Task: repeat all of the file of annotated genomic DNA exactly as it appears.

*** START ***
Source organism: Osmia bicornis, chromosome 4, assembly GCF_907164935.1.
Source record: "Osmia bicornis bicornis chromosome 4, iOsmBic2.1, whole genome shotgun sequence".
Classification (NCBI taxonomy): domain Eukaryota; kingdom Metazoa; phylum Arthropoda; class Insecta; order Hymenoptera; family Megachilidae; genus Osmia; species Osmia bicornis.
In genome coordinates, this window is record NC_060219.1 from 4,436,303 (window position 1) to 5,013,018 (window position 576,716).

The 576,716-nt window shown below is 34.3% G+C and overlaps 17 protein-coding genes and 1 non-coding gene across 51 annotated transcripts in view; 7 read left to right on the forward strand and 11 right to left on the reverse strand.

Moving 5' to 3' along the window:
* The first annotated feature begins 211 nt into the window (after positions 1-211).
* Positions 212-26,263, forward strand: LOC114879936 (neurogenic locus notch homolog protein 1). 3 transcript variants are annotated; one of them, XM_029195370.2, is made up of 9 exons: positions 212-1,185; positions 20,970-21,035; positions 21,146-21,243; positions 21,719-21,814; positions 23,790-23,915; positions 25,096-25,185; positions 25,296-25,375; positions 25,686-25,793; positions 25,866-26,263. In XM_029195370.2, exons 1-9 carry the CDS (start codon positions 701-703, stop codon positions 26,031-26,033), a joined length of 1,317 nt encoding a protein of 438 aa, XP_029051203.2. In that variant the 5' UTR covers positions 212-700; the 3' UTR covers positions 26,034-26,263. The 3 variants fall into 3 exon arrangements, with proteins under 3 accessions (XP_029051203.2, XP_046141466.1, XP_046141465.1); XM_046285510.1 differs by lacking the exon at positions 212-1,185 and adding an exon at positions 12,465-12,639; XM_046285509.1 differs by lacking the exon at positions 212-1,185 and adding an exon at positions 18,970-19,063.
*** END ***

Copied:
Source organism: Osmia bicornis, chromosome 4, assembly GCF_907164935.1.
Source record: "Osmia bicornis bicornis chromosome 4, iOsmBic2.1, whole genome shotgun sequence".
Classification (NCBI taxonomy): domain Eukaryota; kingdom Metazoa; phylum Arthropoda; class Insecta; order Hymenoptera; family Megachilidae; genus Osmia; species Osmia bicornis.
In genome coordinates, this window is record NC_060219.1 from 4,436,303 (window position 1) to 5,013,018 (window position 576,716).

The 576,716-nt window shown below is 34.3% G+C and overlaps 17 protein-coding genes and 1 non-coding gene across 51 annotated transcripts in view; 7 read left to right on the forward strand and 11 right to left on the reverse strand.

Moving 5' to 3' along the window:
* The first annotated feature begins 211 nt into the window (after positions 1-211).
* Positions 212-26,263, forward strand: LOC114879936 (neurogenic locus notch homolog protein 1). 3 transcript variants are annotated; one of them, XM_029195370.2, is made up of 9 exons: positions 212-1,185; positions 20,970-21,035; positions 21,146-21,243; positions 21,719-21,814; positions 23,790-23,915; positions 25,096-25,185; positions 25,296-25,375; positions 25,686-25,793; positions 25,866-26,263. In XM_029195370.2, exons 1-9 carry the CDS (start codon positions 701-703, stop codon positions 26,031-26,033), a joined length of 1,317 nt encoding a protein of 438 aa, XP_029051203.2. In that variant the 5' UTR covers positions 212-700; the 3' UTR covers positions 26,034-26,263. The 3 variants fall into 3 exon arrangements, with proteins under 3 accessions (XP_029051203.2, XP_046141466.1, XP_046141465.1); XM_046285510.1 differs by lacking the exon at positions 212-1,185 and adding an exon at positions 12,465-12,639; XM_046285509.1 differs by lacking the exon at positions 212-1,185 and adding an exon at positions 18,970-19,063.